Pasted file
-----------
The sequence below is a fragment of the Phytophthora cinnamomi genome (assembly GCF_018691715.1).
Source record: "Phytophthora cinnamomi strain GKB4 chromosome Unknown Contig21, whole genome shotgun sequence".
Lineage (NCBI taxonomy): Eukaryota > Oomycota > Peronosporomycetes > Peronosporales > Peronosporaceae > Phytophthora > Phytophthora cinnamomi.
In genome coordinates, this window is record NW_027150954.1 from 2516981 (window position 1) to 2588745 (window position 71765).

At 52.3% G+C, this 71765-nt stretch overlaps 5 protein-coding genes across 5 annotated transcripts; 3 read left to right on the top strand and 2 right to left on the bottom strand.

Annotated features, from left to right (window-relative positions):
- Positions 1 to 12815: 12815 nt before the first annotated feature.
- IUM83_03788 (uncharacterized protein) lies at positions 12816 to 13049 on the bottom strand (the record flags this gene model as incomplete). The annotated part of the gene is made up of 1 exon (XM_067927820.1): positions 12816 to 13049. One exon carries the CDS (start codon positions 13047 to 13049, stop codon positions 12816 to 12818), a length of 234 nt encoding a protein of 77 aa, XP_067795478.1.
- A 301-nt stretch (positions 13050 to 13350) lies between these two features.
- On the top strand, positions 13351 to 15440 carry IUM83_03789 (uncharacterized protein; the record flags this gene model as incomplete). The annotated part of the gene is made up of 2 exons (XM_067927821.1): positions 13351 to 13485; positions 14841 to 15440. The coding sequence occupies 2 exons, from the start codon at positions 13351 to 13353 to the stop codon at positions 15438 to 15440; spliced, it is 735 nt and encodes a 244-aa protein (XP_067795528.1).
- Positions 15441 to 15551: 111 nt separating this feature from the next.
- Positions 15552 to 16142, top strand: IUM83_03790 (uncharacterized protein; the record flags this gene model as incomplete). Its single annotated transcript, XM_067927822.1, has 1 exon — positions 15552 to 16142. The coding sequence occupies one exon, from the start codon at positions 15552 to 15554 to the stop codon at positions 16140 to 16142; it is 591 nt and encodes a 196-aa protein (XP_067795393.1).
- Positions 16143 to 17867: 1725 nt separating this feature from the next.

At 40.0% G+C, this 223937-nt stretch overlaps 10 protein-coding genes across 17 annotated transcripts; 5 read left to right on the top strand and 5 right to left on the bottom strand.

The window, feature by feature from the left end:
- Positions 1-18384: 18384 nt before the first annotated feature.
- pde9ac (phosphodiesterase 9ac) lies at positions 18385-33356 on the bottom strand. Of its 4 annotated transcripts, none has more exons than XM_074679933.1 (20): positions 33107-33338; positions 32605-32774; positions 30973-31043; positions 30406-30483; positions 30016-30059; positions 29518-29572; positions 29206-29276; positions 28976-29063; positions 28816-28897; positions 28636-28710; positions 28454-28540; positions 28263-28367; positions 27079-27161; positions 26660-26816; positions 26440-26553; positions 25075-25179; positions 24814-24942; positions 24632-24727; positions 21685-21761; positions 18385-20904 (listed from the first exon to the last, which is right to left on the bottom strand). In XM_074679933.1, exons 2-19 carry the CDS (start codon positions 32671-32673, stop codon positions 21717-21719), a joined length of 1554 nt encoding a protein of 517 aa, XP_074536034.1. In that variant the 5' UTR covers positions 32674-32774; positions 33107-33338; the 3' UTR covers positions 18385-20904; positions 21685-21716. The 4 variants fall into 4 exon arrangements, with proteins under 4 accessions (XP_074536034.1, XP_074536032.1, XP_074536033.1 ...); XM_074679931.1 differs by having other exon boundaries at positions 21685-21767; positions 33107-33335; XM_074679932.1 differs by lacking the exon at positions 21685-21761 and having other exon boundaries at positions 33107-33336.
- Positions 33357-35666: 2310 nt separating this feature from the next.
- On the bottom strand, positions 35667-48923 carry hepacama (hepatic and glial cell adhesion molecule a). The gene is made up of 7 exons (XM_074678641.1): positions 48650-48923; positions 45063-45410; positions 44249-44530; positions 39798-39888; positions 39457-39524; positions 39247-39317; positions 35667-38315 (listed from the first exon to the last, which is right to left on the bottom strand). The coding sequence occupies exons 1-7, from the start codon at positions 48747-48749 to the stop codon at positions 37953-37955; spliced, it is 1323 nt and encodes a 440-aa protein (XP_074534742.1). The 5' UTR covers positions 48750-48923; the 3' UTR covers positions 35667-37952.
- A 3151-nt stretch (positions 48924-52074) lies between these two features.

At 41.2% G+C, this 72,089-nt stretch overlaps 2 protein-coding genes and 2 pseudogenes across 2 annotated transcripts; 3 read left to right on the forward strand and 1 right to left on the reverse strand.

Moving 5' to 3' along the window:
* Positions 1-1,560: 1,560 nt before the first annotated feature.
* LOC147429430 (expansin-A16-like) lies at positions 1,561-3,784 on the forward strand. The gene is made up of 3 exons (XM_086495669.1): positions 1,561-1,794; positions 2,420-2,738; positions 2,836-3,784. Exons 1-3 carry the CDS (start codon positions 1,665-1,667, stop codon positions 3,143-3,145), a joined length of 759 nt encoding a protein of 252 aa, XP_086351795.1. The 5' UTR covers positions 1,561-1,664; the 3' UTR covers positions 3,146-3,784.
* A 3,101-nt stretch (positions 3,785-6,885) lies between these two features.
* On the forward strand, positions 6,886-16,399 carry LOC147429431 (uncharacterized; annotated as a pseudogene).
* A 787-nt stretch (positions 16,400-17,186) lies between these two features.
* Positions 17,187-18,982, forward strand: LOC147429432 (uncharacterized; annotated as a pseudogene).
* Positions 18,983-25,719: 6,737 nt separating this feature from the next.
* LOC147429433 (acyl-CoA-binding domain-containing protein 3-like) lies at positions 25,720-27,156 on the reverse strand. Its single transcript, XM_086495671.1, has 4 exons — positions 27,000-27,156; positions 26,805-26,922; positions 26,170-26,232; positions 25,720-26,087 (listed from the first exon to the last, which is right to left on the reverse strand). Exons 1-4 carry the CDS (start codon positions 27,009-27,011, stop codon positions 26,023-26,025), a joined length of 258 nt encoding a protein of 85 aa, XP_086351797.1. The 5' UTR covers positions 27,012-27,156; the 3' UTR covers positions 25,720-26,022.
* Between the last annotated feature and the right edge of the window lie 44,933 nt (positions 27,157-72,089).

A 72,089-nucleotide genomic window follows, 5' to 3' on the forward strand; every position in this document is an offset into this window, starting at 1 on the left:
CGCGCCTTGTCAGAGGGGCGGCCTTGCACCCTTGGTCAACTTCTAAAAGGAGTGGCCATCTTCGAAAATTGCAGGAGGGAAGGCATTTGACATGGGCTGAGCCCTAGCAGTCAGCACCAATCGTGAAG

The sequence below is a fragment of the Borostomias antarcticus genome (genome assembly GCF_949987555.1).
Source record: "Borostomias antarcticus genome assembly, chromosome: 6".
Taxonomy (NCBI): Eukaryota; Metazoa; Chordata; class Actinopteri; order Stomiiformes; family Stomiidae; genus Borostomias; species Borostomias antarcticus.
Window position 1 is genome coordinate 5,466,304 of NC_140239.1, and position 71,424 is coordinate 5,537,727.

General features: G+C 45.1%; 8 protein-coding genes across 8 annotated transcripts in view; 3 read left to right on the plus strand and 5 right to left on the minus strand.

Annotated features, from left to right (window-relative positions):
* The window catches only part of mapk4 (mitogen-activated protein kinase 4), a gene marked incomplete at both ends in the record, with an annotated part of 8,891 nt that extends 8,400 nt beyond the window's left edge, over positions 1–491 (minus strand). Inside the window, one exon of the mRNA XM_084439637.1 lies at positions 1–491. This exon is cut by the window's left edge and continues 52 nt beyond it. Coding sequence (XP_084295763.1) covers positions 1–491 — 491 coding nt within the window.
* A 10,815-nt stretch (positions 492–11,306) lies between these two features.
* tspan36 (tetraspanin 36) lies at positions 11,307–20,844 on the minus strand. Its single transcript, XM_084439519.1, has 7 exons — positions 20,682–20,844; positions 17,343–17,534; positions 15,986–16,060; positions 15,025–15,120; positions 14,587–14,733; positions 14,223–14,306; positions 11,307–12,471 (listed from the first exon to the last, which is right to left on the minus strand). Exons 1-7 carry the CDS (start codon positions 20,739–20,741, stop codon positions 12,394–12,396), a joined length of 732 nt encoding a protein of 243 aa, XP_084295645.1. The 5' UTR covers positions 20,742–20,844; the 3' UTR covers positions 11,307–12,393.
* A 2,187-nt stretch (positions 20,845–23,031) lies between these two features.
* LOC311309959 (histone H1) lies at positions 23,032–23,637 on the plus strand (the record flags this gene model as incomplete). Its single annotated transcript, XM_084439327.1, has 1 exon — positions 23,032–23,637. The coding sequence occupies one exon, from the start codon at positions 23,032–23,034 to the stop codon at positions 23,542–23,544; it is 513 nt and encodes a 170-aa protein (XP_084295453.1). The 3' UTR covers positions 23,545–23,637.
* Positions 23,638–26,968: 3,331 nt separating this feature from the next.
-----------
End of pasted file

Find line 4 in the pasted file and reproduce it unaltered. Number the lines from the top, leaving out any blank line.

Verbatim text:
In genome coordinates, this window is record NW_027150954.1 from 2516981 (window position 1) to 2588745 (window position 71765).